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The Art Bulletin

June 2013

Table of Contents

June 2013, Volume 95 Number 2

Regarding Art and Art History
CECELIA F. KLEIN
187

Notes from the Field: Mimesis
DEXTER DALWOOD, SUZANNE PRESTON BLIER, DANIELA BOHDE, HELEN C. EVANS, SARAH E. FRASER, THOMAS HABINEK, TOM HUHN, JEANETTE KOHL, NIKLAUS LARGIER, PETER MACK, ALEX POTTS
190

Interview
YUKIO LIPPIT
Fantasies and Foreign Contact in the Art History of Japan: Timon Screech in Conversation with Yukio Lippit
212

Articles
ELIZABETH SEARS AND CHARLOTTE SCHOELL-GLASS
An Émigré Art Historian and America: H. W. Janson
219

Horst Woldemar Janson, among the most influential of the German art historians who immigrated to the United States in the Nazi era, left Germany in 1935 at age twenty-one. He thus completed his doctorate not at Hamburg, where he had been Erwin Panofsky’s student, but at Harvard. Fascinated by American culture, as attested by an unpublished essay of 1935—here translated—comparing America and Europe, Janson adapted quickly to his new academic environment. As scholar, critic, and editor, he applied his formidable energy and organizational skills to initiatives extending well beyond writing the classic survey History of Art.
EMINE FETVACI
From Print to Trace: An Ottoman Imperial Portrait Book and Its Western European Models
243

Although they worked within the emergent Ottoman visual idiom, the court historian Seyyid Lokman (in office 1569–97) and the artist Osman (act. ca. 1565–85) appear to have used Western European models, specifically, Paolo Giovio’s Elogia, when they created the 1579 book of imperial portraits, the Şemā‘ilnāme (Book of Dispositions). Despite the stark visual differences between the two books, they share several key points: an understanding of the portrait as a visual document; Neoplatonic and physiognomic concepts activating the link between visual and verbal portraiture; and a metaphoric understanding of the relation between an original and its impression.
SUSANNA BERGER
Martin Meurisse’s Theater of Natural Philosophy
269

In the early seventeenth-century, the Franciscan professor of philosophy Martin Meurisse developed an international reputation for his use of art in the organization and transmission of knowledge. One of his most innovative creations was an illustrated thesis print engraved in 1615 by Léonard Gaultier that interprets Aristotle’s system of natural philosophy. The broadside juxtaposes image and text to produce a theater of nature, in which characters appear to act out Aristotle’s philosophical concepts. Meurisse’s pedagogical broadside, with its intricate, theatrical iconography, provides evidence of the complex uses of imagery in philosophy education in early modern France.
VICCY COLTMAN
Henry Raeburn’s Portraits of Distant Sons in the Global British Empire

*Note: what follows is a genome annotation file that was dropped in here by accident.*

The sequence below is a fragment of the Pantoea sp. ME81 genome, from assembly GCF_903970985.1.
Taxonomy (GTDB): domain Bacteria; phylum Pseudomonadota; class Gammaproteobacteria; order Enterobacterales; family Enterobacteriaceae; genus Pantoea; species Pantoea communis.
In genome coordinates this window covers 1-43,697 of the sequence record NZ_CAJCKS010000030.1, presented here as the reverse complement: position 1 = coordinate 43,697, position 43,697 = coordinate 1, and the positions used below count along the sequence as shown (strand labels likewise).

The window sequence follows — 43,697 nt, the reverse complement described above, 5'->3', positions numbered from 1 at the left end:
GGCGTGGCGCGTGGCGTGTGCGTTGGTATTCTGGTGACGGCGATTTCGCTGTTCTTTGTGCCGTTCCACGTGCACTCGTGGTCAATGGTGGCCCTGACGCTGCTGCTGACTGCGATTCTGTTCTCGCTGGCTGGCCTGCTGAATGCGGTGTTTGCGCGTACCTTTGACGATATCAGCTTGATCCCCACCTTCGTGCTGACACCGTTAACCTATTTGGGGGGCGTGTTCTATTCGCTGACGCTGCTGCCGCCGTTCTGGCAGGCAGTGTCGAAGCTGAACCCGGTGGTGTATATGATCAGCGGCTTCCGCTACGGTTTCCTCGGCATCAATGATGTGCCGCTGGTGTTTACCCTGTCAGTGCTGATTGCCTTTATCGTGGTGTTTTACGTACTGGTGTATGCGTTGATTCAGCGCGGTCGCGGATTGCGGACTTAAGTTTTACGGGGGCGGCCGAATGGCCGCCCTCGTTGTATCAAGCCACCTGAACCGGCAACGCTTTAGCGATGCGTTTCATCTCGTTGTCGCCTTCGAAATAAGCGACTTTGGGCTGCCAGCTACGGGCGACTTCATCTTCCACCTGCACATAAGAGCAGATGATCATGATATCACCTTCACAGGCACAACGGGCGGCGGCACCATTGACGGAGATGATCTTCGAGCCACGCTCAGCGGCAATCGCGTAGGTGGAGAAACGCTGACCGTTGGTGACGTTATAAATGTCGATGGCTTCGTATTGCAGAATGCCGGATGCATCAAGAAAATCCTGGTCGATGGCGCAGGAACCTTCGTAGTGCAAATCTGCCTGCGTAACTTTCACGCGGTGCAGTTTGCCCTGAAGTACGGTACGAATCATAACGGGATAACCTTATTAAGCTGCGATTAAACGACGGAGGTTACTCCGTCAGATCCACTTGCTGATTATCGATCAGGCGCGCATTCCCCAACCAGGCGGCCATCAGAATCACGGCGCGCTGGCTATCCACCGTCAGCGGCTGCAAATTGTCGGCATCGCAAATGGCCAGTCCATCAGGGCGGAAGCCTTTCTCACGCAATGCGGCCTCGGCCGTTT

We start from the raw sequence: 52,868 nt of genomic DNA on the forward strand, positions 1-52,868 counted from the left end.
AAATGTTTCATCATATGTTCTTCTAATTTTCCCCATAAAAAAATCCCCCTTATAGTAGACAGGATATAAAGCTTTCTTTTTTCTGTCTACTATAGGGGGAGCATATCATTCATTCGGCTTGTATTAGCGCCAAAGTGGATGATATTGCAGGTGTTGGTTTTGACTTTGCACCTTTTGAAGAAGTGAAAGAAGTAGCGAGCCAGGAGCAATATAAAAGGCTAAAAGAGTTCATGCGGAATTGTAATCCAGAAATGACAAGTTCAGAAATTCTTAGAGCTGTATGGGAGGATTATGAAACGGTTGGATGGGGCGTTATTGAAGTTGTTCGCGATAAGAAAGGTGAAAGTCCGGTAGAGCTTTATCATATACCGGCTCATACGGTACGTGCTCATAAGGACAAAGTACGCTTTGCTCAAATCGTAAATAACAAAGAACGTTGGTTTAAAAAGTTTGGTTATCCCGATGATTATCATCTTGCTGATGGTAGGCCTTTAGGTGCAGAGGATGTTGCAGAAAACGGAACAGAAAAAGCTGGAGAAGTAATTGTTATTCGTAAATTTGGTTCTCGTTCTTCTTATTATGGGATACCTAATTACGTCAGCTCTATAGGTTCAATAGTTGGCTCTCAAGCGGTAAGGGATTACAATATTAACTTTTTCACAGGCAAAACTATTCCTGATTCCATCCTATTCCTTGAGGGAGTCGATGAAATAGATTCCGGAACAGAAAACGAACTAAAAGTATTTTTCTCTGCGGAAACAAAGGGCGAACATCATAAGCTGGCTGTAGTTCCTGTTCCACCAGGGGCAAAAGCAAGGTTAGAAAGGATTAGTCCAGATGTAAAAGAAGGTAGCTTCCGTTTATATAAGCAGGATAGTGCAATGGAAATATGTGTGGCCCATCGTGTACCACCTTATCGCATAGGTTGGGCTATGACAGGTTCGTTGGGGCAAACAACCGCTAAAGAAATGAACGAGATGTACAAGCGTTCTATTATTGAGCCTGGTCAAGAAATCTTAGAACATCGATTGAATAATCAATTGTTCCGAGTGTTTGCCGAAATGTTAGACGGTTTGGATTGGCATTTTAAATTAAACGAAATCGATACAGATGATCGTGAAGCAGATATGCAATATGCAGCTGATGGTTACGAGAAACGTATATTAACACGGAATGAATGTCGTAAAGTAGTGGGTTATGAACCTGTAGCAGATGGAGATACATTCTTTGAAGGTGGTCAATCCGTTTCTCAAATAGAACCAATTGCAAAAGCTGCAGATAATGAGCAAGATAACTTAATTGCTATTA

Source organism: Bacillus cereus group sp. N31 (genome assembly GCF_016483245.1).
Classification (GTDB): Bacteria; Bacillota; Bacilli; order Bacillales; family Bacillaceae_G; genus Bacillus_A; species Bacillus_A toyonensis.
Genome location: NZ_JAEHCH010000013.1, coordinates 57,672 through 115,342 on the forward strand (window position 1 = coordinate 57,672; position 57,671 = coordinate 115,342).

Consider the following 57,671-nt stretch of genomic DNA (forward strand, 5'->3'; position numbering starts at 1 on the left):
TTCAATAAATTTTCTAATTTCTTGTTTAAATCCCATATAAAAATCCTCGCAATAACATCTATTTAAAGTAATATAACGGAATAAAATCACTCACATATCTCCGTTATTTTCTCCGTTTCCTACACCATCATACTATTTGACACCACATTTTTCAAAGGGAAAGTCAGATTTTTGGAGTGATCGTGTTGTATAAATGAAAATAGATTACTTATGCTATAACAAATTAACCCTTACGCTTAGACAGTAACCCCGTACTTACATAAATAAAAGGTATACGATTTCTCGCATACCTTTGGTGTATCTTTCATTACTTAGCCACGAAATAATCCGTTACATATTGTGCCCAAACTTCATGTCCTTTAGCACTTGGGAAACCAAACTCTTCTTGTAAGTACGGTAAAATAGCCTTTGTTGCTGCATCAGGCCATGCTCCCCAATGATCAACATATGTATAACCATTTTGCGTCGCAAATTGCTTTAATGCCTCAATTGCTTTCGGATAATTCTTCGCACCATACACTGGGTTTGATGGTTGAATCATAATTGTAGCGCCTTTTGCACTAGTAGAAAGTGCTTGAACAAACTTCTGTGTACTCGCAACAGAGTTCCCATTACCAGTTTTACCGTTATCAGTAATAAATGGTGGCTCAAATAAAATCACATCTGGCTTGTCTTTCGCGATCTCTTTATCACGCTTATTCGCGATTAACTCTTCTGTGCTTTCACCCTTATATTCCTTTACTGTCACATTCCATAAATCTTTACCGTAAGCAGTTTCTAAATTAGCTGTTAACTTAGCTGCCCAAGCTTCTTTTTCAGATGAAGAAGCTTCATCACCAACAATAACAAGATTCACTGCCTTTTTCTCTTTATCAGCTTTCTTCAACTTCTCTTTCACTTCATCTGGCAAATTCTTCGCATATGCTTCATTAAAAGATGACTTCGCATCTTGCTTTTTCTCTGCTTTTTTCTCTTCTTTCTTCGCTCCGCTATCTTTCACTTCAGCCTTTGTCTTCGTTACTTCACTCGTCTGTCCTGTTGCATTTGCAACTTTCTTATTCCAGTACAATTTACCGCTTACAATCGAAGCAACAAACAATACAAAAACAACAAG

294

Henry Raeburn, a major late eighteenth- and early nineteenth-century British artist, has received insufficient critical scrutiny. His little-known group of portraits of the Fraser family of Reelig is dominated by representations of the adolescent male sons. In the context of this Scottish Highland family’s temporal and geographic dislocation around the British Empire, these portraits were both present and prescient. As a fundamental expectation of portraiture, likeness was the dominant affective category in the lived reality of the British Empire.
MARTIN J. POWERS
The Cultural Politics of the Brushstroke
312

In both modern and premodern critical writing, both “East and West,” the brushstroke eventually came to be characterized as a vehicle of personal expression in defiance of the stifling rules of naturalistic representation. By the mid-twentieth century, the image of the bohemian master flinging paint would have been familiar to both Chinese and European art lovers. It does not follow, however, that the seductive rhetoric of the brushstroke has been deconstructed or even understood, as demonstrated by the cultural politics of the brushstroke in debates between and among European, American, and Chinese intellectuals over a period of four centuries.
Reviews
CHARLES PALERMO
Dario Gamboni, The Brush and the Pen: Odilon Redon and Literature; Linda Goddard, Aesthetic Rivalries: Word and Image in France, 1880–1926; Anna Sigrídur Arnar, The Book as Instrument: Stéphane Mallarmé, the Artist’s Book, and the Transformation of Print Culture
328

BRIDGET ALSDORF
Mary Jane Jacob and Michelle Grabner, eds., The Studio Reader: On the Space of Artists
333

BOLAJI CAMPBELL
David T. Doris, Vigilant Things: On Thieves, Yoruba Anti-Aesthetics, and the Fates of Ordinary Objects in Nigeria
336

Reviews Online
October–December 2012
339

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